'They Love This Parish'



It's all about the people in St. Anthony's parish on Commonwealth Avenue, the Bronx, which is celebrating its 100th anniversary this year.

And the parishioners, whether longtime residents of the Van Nest area parish or relative newcomers, came through—organizing social events, Masses and fund-raisers to polish up the parish as it starts its next century.

"What I like best about this parish is the everyday interaction with the people," said Father Joseph J. Kelly, who's serving as administrator after completing 12 years leading the parish as its pastor.

"They're very comfortable with the church, and they count on it," he said. "They make this church a center for their families, their education and their spiritual growth."

They also support it. Led by longtime Italian and Irish families, whose numbers have greatly dwindled in the parish over the years, St. Anthony's was able to surpass its $260,000 goal during the recent archdiocesan Bicentennial Campaign and ended up raising $320,000.

"They really came through for us," Father Kelly said. "They were so generous. They love this parish."

The money was used to renovate and spruce up the church, including a new boiler and an upgraded electrical system, to allow it to shine during its centennial—a yearlong celebration that kicked off in 2007 at an opening Mass by a son of the parish, Auxiliary Bishop Dennis J. Sullivan, vicar general of the archdiocese.

Cardinal Egan congratulated the parish at a centennial Mass he celebrated there June 1, to climax the anniversary year.

"This is an exceptional community of faith," he said, "with devoted clergy, an outstanding school, a much-admired catechetical program and deep commitment to those in need, especially new arrivals here in New York."

St. Anthony's was founded shortly after the IRT elevated train line was extending its reach into a part of the Bronx in which large landowners were starting to subdivide their acreage in anticipation of a building boom.

With St. Raymond's long established in the area and Our Lady of Solace founded in 1903, attention turned to the newly developing, and largely Italian, neighborhoods of Versailles Park and west Van Nest. An Italian-born priest, Father Henry DeVivo, was sent to the area to begin ministering to the people in June 1908, and five months later established St. Anthony's as an Italian national parish.

A church and rectory were built on land that he purchased on Commonwealth Avenue and Mansion Street, and the parish continued to grow under the leadership of a series of Italian pastors.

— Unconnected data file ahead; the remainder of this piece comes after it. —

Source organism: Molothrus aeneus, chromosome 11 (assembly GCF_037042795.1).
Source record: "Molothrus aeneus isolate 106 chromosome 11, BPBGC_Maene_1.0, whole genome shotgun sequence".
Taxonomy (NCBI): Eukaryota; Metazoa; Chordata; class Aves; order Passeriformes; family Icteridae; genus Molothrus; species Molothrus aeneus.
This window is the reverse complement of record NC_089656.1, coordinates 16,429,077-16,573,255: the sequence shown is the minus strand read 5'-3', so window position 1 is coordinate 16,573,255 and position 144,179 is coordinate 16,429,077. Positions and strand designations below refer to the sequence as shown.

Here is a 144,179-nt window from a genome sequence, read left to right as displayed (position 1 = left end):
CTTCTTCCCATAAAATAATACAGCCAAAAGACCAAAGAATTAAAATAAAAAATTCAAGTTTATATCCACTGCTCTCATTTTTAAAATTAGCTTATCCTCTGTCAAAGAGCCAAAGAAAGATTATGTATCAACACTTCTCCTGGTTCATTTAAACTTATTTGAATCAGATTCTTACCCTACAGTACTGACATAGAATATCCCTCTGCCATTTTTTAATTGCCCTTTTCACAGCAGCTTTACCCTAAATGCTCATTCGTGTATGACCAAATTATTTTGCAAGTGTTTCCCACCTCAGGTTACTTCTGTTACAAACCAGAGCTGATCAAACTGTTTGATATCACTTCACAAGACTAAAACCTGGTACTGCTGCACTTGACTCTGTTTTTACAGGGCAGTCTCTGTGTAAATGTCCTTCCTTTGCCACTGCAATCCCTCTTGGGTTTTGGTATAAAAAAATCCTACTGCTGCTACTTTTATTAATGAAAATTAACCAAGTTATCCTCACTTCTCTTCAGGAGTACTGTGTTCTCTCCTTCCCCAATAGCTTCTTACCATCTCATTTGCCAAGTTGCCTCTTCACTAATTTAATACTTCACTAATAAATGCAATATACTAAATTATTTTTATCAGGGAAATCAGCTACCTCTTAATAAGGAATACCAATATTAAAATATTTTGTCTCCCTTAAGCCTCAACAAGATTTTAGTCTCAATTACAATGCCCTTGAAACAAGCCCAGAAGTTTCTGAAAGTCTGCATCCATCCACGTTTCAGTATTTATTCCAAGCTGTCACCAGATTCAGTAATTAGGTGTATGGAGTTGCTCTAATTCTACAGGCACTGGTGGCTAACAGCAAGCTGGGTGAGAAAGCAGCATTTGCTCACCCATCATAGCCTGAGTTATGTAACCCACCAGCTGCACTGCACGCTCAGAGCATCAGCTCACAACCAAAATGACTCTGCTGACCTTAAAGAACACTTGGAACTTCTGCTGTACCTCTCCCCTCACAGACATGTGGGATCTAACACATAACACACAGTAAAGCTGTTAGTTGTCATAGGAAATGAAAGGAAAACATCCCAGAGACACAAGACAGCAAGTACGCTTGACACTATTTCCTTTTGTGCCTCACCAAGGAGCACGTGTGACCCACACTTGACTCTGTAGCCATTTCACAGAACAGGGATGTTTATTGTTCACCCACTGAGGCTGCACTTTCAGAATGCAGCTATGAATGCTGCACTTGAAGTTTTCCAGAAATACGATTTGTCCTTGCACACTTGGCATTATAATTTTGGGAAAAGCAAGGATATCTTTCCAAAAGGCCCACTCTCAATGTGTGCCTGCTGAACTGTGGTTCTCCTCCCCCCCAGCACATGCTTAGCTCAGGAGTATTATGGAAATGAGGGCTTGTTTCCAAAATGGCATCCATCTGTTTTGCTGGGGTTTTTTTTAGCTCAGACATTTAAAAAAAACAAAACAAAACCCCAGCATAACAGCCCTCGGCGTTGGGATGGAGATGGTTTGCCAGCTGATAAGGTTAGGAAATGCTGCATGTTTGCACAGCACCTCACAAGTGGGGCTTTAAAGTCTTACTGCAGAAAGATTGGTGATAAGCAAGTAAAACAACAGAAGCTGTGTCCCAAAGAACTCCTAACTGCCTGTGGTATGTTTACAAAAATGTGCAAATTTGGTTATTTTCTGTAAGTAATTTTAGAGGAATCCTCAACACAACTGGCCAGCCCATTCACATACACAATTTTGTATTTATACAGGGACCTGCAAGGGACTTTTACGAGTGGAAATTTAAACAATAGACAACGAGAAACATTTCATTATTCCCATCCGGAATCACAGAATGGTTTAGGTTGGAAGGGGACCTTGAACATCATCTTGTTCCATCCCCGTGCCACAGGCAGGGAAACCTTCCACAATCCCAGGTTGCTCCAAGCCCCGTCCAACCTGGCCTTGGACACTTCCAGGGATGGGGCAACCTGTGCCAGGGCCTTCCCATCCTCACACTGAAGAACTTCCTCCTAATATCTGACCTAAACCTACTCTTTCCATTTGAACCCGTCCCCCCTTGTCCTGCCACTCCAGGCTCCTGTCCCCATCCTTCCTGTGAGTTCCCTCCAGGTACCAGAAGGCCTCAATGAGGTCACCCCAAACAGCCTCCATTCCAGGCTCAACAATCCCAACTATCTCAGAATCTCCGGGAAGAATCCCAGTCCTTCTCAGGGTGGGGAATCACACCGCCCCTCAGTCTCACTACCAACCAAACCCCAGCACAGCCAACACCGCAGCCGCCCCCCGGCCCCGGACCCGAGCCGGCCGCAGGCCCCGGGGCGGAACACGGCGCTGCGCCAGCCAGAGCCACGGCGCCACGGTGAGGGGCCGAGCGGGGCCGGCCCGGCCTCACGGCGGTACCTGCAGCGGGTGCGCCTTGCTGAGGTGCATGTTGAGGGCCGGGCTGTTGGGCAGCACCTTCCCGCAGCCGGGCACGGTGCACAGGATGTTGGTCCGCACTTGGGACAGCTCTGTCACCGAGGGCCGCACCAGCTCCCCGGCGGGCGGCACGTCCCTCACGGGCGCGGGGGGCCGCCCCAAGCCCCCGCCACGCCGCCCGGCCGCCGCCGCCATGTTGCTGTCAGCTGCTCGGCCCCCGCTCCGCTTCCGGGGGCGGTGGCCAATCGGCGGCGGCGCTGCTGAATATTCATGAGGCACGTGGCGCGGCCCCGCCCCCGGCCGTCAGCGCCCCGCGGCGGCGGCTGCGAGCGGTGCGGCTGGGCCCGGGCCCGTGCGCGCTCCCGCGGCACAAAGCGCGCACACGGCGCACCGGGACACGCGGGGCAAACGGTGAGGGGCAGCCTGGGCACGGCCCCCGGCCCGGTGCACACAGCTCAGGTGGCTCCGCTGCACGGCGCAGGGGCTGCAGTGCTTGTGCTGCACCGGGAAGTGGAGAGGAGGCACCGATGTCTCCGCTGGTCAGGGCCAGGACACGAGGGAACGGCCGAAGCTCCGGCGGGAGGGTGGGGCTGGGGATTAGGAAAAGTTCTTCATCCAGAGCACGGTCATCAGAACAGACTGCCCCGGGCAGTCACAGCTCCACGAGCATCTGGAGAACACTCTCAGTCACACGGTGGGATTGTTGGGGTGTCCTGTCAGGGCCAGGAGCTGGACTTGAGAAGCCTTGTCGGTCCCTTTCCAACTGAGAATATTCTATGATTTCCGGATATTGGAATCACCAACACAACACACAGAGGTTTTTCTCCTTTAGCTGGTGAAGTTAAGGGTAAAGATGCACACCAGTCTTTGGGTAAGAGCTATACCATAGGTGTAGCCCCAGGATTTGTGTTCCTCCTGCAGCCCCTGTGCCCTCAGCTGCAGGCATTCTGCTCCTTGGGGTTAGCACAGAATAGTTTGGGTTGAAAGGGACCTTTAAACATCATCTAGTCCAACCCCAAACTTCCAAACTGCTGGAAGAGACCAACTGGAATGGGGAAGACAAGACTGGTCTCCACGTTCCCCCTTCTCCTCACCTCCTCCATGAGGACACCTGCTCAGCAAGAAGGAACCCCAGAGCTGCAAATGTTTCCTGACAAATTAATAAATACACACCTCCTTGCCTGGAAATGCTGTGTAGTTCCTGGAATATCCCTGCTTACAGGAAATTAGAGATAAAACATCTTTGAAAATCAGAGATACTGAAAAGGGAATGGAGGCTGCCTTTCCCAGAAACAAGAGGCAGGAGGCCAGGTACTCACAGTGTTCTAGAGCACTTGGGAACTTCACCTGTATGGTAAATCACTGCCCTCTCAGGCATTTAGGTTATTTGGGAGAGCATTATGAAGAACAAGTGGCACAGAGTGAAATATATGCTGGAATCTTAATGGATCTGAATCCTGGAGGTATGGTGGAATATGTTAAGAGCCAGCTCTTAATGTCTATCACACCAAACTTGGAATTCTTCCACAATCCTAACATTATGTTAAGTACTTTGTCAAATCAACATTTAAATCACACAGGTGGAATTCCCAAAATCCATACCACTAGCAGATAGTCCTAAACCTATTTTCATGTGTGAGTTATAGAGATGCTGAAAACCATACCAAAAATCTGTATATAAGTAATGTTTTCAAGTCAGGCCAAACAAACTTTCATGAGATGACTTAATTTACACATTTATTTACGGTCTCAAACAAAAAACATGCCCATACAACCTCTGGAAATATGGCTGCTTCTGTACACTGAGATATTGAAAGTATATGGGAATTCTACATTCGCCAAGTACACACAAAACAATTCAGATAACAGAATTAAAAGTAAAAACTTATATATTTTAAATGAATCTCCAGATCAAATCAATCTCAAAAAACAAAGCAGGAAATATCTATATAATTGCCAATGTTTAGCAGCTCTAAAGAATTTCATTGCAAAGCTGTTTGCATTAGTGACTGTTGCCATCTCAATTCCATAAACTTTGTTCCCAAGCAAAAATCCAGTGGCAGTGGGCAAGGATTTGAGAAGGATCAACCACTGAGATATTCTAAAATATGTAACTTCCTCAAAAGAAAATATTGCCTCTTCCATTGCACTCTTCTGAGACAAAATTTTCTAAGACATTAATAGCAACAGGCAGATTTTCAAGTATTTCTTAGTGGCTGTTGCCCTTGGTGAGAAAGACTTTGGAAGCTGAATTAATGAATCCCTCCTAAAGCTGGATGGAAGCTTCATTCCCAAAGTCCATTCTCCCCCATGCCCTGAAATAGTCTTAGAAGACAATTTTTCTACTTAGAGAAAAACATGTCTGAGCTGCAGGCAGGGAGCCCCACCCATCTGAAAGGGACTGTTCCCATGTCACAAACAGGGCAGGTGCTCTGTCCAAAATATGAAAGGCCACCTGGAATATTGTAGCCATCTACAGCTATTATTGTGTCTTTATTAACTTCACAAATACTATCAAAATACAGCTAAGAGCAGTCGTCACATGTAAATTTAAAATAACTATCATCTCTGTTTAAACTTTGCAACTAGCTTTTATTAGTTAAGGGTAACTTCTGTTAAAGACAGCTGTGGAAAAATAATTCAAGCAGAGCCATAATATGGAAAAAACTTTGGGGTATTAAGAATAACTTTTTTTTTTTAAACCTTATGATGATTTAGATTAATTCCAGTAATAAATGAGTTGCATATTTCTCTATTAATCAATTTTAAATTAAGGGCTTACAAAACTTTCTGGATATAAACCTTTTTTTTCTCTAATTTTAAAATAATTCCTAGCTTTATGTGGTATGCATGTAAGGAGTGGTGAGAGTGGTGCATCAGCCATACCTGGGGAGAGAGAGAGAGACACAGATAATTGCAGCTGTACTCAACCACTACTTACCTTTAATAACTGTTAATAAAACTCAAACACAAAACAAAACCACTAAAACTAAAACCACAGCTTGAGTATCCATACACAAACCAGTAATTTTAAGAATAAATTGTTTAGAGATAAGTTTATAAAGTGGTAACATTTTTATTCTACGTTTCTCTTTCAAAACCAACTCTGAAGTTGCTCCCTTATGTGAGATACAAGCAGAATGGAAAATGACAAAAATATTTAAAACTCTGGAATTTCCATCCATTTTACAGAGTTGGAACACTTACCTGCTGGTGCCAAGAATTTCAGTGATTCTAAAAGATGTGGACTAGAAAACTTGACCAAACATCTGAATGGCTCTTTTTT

A school opened in 1931, staffed by the Sisters of Charity, at a time when a new development of apartment houses opened on former farmland. The builder, John Stratton O'Leary, named them Stratton Flats after his mother, and the tenants—new parishioners at St. Anthony's—were primarily Irish.

An expansion of the rectory and a convent followed the opening of the school. The school auditorium, where Masses were held to accommodate the expanding congregation, was re-fitted in the late 1930s to become the permanent church and the old building was later torn down.

The late 1950s and early 1960s saw the building of a school annex and a new rectory and new convent. Around the same time, the parish lost its status as a national parish, reflecting the evolution of the neighborhood to Italian- and Irish-American. Puerto Ricans, who began settling in the Bronx in the late 1940s, would follow.

Aggressive development continued in the Bronx as well, with the massive Parkchester housing development rising to the east of the parish and the Cross Bronx Expressway slicing through its center.

Today, the densely built working-class community of small apartment buildings and two- and three-family homes is mainly Hispanic, with Mexicans the largest and most recent group.

The parish now has three weekend Masses, two in English and one in Spanish, with a total attendance of about 900. Deacon Frankie Vasquez and parish secretary Maribel Gomez assist Father Kelly at the parish; Father John Piderit, S.J., the former president of Loyola University in Chicago who runs an after-school program in the parish, is in residence.

The parish school, under the direction of principal Frances Acosta, has 215 students in kindergarten through eighth grade and a staff of lay teachers and administrators; a religious education program coordinated by Olga Torres has 140 students enrolled.

The archdiocese also operates the St. Anthony's Head Start program on the parish property. Youth Ministries for Peace and Justice, a Bronx-based group that involves young people in civic activism, has programs in St. Anthony's.

The parish also runs a soup kitchen, and Catholic Charities operates a center for immigration and housing services.

"There's a lot of activity," Father Kelly said. "This is a diverse parish, but unity is important to them. It's a good theme for this parish."


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